King of Men
By: Brian G. Wood
Genre: hopefully you’ve figured this out by now
Rating: As amazing as I’ve come to expect
King of Men will be the first book I’ve ever reviewed on this blog pre-release. I had the honor of getting my hands on a copy of this one
before it becomes available to the public on September 10th. Normally, I refuse to accept gift copies in exchange for reviews on account of a) the authors I review not being paid big publishing money by big publishers and b) it creates a conflict of interest where I’m afraid to write an honest review that’s less than sparkling about a gift I was given. I’m the kind of person who honestly gushes over that three-sizes-too-small Justin Bieber hoodie I was given for Christmas because the thought put into it actually truly warms my heart and I don’t even care that it doesn’t fit. Obviously, this personality trait could pose a threat to my integrity as a reviewer.
I made an exception this time because this was the third of Wood’s books that I’ve had the honor of reading and by this point, I could be pretty sure that it wasn’t going to suck out loud. Plus, I was super excited to see the trans character he developed with the assistance of my wonderful life partner and how that all turned out. I was not disappointed.
The third book in The Analyst series, King of Men is the most fast-paced and action packed. Keda, Tom, and Artie are immediately swept off onto an odyssey of sorts with Keda’s barely controlled passenger, the increasingly powerful Aki. Aki has some old enemies in Japan and none of them are too happy to see him back. They must exorcise Aki as quickly as possible before Harold can find them, catch them, and keep Aki (and Aki’s power) for himself.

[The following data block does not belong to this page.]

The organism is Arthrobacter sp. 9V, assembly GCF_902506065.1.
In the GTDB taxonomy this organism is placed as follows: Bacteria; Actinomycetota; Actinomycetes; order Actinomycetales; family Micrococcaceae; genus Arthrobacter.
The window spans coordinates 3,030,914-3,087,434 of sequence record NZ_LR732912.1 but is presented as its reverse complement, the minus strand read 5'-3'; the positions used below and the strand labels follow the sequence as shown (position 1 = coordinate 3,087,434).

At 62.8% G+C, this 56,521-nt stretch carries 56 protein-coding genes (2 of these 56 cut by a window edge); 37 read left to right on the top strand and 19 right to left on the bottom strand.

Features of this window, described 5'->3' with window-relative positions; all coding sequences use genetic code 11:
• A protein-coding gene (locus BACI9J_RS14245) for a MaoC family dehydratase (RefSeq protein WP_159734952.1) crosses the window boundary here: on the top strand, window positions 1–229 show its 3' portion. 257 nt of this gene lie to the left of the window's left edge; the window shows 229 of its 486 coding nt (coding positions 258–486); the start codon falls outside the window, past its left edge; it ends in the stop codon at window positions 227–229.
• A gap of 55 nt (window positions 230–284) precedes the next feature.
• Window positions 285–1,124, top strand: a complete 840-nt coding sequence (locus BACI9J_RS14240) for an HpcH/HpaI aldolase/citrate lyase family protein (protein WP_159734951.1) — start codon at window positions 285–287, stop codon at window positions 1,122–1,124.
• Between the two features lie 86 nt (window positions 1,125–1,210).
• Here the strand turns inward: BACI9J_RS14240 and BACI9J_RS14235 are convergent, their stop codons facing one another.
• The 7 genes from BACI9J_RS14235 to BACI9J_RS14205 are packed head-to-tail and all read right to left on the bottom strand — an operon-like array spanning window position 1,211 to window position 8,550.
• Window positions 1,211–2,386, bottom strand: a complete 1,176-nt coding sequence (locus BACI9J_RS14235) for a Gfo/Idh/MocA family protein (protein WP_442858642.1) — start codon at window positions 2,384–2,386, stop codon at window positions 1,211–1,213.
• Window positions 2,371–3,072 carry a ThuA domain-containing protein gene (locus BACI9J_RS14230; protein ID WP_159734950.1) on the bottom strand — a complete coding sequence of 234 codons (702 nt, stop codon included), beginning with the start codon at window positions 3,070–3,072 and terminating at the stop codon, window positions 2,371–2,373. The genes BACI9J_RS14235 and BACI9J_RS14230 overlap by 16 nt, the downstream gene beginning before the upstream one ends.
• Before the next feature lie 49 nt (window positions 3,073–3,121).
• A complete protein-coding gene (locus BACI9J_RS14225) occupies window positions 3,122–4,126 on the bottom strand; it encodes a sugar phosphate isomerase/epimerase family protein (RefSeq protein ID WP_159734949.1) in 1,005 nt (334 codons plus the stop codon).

Though Tom is still the main character to whose inner monologue we are privileged, Keda is the main attraction in this volume. He must confront the demons of his past, the parents he left and never saw again since coming out as gay while containing the demon within. For his part, Aki grows as the Byronic hero we never much got to enjoy before. He’s the bad guy we want to win, the tortured villain who doesn’t seem so bad contrasted with the overly pious and under-nuanced Japanese supernatural authorities. If only his victory wouldn’t mean Keda’s loss.
King of Men is the book that fans of The Analyst series are waiting to read since we meet Keda in Dead Roots struggling against a powerful demon inside of him while reassuring Tom that Japan’s attitude toward the supernatural is to embrace it quite a bit more than Americans. The Japan in King of Men is the Hogwarts to America’s muggle world. The supernatural cast of characters is colorful, interesting, and immersive. If it weren’t for the meddling of the loathsome villain Harold Saldana, King of Men would almost be more of a fantasy than a horror novel. Unfortunately for poor harassed Tom, he’s still a character in one of Brian Wood’s books and as such he still has to deal with acid-spewing hunger demons, a giant spider with half of a human hanging off of its stomach, and a sexy ghost with some anger management issues. Oh well, at least he’s given up on giving up smoking.
King of Men is simultaneously funnier and darker than the previous books in the series. Keda and Tom are dealing with some heavy stuff, but the gravity in their lives is matched by levity from the fun-loving tea house full of hard partying demons and a ghost who can’t use her cell phone.
It’s hard to say too much about King of Men without spoiling it. While the villain is obvious this time, the book is no less rich in mystery than its predecessors. In defiance of the typical progression of fiction series which typically get heavier and more outrageous in plot once the characters are established, King of Men is more character-driven. One of the characters’ gender is explored with tact and sophistication. Culture, sexuality, and coping with the past take the focus. It’s well done. It’s funny and horrifying. It’s gross and delicious. It’s the natural result of the quickly evolving world we’ve come to love. It’s the brain-child of a well-read and talented author. Go read Blood Mother now so you’re ready for it. You have 8 days.